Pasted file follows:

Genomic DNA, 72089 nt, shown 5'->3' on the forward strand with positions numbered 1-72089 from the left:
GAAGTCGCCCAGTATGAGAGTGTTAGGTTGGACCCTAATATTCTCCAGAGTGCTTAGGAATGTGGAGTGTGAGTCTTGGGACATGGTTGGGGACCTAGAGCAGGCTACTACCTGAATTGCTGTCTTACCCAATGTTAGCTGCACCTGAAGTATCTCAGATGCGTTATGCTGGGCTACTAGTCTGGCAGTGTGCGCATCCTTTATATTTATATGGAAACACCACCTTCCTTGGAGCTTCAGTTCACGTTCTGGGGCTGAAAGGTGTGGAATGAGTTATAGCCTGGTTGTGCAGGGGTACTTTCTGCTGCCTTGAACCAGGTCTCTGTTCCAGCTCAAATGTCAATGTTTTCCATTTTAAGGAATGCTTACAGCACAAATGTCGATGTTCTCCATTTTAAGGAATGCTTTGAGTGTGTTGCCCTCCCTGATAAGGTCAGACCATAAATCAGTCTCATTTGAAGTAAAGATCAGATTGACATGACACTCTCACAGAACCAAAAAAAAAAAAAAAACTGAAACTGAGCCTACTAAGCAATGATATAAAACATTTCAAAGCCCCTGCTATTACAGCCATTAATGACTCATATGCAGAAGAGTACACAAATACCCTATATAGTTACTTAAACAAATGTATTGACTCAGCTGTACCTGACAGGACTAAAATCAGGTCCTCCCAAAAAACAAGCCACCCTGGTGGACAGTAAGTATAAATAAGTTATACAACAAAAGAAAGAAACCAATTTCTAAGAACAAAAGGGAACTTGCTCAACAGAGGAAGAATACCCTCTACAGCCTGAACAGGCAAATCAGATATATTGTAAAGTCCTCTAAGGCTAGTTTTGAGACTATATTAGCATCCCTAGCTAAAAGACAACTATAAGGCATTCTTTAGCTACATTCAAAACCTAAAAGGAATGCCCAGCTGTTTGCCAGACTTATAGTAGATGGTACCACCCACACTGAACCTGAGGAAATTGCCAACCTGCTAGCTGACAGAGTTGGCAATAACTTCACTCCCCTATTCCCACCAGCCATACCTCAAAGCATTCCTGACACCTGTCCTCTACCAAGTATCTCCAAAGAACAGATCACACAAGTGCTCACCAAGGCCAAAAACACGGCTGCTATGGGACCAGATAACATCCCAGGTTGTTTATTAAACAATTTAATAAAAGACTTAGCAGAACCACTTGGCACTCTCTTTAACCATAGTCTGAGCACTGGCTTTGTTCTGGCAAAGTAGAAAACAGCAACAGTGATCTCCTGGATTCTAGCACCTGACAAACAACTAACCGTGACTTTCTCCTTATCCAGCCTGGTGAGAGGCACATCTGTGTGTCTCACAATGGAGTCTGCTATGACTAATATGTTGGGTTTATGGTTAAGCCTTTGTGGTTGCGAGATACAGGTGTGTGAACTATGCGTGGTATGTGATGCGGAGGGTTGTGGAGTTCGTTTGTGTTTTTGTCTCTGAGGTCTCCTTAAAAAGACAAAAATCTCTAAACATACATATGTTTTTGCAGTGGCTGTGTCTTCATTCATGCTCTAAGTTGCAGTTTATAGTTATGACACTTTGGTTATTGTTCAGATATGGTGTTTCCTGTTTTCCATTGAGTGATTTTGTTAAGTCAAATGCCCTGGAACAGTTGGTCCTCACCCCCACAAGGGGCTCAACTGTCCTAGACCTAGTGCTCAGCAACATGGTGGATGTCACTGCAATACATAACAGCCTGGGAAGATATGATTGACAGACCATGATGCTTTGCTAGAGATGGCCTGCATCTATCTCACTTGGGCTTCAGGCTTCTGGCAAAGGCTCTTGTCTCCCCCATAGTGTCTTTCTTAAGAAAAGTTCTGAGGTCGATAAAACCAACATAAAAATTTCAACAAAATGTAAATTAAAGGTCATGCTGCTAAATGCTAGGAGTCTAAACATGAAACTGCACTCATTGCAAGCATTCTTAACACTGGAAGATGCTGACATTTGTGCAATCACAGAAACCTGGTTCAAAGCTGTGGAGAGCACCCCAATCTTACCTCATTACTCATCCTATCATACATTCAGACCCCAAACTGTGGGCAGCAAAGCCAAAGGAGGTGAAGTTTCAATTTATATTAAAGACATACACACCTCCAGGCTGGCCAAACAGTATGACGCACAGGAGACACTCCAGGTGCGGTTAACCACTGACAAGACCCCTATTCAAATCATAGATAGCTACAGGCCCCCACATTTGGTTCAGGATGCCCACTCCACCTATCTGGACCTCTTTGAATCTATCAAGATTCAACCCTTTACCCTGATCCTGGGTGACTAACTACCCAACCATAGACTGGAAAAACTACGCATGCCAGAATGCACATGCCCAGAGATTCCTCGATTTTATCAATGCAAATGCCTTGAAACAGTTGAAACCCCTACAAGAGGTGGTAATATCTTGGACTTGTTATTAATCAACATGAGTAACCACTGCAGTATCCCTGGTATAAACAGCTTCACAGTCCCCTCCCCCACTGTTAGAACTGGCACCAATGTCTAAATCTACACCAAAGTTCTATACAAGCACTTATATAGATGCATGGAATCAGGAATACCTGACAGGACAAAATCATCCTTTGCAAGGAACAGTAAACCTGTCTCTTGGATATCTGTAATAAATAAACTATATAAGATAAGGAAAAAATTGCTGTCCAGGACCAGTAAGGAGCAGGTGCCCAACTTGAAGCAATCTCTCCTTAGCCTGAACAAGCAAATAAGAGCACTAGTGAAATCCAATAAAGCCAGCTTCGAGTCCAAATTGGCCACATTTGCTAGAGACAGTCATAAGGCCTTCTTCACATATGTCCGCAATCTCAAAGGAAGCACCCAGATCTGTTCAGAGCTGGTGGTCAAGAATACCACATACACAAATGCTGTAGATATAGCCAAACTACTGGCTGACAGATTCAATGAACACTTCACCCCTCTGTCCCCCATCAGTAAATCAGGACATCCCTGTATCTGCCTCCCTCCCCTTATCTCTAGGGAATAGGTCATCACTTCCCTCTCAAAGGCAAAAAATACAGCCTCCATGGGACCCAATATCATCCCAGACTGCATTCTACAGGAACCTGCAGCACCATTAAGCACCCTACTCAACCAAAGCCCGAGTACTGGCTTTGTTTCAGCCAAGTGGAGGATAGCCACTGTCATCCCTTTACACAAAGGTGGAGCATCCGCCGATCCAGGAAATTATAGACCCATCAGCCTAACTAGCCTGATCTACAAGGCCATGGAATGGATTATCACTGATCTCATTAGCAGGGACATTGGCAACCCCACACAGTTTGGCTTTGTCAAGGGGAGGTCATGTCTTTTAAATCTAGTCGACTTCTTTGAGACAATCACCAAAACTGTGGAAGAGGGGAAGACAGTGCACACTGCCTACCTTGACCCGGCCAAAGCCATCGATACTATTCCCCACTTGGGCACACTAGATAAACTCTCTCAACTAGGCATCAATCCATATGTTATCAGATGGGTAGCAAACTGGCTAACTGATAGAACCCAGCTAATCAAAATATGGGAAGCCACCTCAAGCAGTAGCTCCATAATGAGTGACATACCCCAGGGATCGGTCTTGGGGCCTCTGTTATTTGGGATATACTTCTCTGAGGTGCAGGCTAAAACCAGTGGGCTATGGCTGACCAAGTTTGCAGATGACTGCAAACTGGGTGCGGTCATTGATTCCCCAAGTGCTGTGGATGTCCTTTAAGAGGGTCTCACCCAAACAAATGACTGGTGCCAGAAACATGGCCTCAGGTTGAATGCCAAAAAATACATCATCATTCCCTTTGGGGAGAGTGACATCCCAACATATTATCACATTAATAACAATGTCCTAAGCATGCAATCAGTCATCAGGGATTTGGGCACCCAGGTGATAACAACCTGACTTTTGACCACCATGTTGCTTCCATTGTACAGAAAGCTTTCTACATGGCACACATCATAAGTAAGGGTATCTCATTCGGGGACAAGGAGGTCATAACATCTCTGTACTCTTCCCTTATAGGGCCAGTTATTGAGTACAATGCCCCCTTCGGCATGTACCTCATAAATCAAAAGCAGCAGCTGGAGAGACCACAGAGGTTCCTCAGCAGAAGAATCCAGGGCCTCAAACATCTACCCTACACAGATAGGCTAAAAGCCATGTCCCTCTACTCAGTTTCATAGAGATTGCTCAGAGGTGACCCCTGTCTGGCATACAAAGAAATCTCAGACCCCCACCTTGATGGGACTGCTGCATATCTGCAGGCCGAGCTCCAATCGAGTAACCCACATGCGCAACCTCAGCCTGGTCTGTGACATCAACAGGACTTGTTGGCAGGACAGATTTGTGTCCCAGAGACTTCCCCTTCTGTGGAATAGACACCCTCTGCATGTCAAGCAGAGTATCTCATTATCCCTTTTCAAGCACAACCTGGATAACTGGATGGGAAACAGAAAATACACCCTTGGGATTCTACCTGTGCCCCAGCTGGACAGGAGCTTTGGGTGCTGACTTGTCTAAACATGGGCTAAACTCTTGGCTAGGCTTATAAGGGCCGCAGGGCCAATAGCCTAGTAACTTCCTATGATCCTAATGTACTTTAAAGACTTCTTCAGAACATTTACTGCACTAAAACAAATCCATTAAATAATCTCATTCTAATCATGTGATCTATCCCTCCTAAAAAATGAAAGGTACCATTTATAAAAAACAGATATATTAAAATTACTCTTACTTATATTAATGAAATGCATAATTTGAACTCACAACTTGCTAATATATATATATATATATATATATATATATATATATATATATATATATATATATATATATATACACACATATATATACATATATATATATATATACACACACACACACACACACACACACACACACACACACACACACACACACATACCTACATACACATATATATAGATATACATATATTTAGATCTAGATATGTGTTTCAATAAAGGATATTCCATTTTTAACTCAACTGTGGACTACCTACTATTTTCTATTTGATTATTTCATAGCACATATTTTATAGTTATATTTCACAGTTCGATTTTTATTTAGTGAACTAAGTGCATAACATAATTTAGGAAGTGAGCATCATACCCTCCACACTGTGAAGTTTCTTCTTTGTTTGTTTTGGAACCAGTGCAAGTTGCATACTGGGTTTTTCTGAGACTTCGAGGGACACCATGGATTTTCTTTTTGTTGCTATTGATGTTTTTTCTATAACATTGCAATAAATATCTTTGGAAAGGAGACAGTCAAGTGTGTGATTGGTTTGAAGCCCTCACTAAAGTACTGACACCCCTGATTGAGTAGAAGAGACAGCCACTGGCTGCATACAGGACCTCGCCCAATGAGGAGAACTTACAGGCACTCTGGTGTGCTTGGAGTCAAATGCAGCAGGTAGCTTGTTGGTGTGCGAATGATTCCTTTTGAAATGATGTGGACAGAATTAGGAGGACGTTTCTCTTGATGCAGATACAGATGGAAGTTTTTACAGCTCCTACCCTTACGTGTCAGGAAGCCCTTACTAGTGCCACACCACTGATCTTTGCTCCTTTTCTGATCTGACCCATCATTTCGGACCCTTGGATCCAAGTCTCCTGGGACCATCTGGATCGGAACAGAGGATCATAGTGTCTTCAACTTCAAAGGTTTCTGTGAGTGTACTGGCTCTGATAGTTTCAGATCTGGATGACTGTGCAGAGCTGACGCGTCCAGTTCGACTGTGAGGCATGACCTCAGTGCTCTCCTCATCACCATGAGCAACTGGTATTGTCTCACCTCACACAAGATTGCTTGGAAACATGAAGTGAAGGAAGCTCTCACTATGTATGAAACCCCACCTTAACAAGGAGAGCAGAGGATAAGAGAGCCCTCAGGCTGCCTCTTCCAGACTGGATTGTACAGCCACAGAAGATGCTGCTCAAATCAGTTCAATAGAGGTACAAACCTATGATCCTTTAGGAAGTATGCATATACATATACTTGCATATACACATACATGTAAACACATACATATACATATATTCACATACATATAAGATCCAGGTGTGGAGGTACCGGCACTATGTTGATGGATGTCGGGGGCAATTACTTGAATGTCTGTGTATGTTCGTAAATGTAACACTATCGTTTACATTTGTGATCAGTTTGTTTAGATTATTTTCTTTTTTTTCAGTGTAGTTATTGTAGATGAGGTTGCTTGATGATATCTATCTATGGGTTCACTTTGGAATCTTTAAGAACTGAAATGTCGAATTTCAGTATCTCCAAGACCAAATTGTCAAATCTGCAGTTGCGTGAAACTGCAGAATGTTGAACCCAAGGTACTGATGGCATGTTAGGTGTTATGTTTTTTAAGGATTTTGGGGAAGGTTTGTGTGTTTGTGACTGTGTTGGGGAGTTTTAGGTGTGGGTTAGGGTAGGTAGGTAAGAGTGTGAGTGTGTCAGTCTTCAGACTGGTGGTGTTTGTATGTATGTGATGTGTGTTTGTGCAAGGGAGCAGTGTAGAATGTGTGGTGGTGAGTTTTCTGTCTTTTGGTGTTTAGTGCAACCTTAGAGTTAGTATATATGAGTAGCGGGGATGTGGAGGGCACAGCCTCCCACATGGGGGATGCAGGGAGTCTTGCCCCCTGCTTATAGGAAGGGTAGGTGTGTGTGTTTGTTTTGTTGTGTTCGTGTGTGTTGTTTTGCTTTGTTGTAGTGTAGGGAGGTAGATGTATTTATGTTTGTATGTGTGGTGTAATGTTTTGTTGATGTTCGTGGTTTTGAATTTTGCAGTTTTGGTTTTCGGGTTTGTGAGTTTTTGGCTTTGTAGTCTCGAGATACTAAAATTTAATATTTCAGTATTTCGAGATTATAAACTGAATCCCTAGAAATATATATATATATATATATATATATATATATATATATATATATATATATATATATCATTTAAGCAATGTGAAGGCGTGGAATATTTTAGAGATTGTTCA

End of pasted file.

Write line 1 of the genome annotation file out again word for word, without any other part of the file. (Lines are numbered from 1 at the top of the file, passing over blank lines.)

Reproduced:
Genomic DNA, 72089 nt, shown 5'->3' on the forward strand with positions numbered 1-72089 from the left: